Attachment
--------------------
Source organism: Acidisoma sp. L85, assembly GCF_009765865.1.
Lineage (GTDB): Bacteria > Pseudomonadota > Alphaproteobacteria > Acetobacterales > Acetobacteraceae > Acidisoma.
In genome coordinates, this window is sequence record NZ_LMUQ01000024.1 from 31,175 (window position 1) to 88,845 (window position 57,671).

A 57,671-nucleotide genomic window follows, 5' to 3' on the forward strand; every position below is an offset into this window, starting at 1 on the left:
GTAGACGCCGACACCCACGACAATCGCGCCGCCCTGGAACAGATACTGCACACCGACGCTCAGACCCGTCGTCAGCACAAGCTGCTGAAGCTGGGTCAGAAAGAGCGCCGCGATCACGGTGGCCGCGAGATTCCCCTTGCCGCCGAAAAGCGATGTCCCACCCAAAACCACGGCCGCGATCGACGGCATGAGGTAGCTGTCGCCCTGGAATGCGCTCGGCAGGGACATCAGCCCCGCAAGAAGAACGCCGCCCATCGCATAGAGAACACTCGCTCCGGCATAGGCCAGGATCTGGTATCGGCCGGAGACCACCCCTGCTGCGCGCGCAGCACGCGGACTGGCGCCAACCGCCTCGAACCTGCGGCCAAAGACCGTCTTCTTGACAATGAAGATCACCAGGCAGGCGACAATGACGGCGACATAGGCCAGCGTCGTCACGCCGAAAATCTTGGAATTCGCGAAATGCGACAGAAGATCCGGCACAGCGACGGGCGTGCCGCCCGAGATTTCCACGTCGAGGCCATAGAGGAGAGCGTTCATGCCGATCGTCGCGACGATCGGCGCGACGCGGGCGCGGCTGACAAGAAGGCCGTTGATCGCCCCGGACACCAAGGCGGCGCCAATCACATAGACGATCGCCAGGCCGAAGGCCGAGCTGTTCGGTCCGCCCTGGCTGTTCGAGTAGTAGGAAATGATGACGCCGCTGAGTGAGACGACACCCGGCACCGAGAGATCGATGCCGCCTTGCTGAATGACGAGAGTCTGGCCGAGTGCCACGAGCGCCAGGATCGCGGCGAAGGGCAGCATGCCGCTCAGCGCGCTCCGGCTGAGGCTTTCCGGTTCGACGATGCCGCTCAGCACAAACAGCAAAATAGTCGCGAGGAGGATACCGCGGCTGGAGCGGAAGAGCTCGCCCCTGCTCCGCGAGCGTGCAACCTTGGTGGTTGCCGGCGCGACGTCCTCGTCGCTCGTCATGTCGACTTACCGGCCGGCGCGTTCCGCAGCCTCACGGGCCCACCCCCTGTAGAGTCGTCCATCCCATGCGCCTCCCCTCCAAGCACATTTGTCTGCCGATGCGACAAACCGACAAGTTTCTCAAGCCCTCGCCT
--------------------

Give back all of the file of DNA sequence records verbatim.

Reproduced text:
Source organism: Acidisoma sp. L85, assembly GCF_009765865.1.
Lineage (GTDB): Bacteria > Pseudomonadota > Alphaproteobacteria > Acetobacterales > Acetobacteraceae > Acidisoma.
In genome coordinates, this window is sequence record NZ_LMUQ01000024.1 from 31,175 (window position 1) to 88,845 (window position 57,671).

A 57,671-nucleotide genomic window follows, 5' to 3' on the forward strand; every position below is an offset into this window, starting at 1 on the left:
GTAGACGCCGACACCCACGACAATCGCGCCGCCCTGGAACAGATACTGCACACCGACGCTCAGACCCGTCGTCAGCACAAGCTGCTGAAGCTGGGTCAGAAAGAGCGCCGCGATCACGGTGGCCGCGAGATTCCCCTTGCCGCCGAAAAGCGATGTCCCACCCAAAACCACGGCCGCGATCGACGGCATGAGGTAGCTGTCGCCCTGGAATGCGCTCGGCAGGGACATCAGCCCCGCAAGAAGAACGCCGCCCATCGCATAGAGAACACTCGCTCCGGCATAGGCCAGGATCTGGTATCGGCCGGAGACCACCCCTGCTGCGCGCGCAGCACGCGGACTGGCGCCAACCGCCTCGAACCTGCGGCCAAAGACCGTCTTCTTGACAATGAAGATCACCAGGCAGGCGACAATGACGGCGACATAGGCCAGCGTCGTCACGCCGAAAATCTTGGAATTCGCGAAATGCGACAGAAGATCCGGCACAGCGACGGGCGTGCCGCCCGAGATTTCCACGTCGAGGCCATAGAGGAGAGCGTTCATGCCGATCGTCGCGACGATCGGCGCGACGCGGGCGCGGCTGACAAGAAGGCCGTTGATCGCCCCGGACACCAAGGCGGCGCCAATCACATAGACGATCGCCAGGCCGAAGGCCGAGCTGTTCGGTCCGCCCTGGCTGTTCGAGTAGTAGGAAATGATGACGCCGCTGAGTGAGACGACACCCGGCACCGAGAGATCGATGCCGCCTTGCTGAATGACGAGAGTCTGGCCGAGTGCCACGAGCGCCAGGATCGCGGCGAAGGGCAGCATGCCGCTCAGCGCGCTCCGGCTGAGGCTTTCCGGTTCGACGATGCCGCTCAGCACAAACAGCAAAATAGTCGCGAGGAGGATACCGCGGCTGGAGCGGAAGAGCTCGCCCCTGCTCCGCGAGCGTGCAACCTTGGTGGTTGCCGGCGCGACGTCCTCGTCGCTCGTCATGTCGACTTACCGGCCGGCGCGTTCCGCAGCCTCACGGGCCCACCCCCTGTAGAGTCGTCCATCCCATGCGCCTCCCCTCCAAGCACATTTGTCTGCCGATGCGACAAACCGACAAGTTTCTCAAGCCCTCGCCT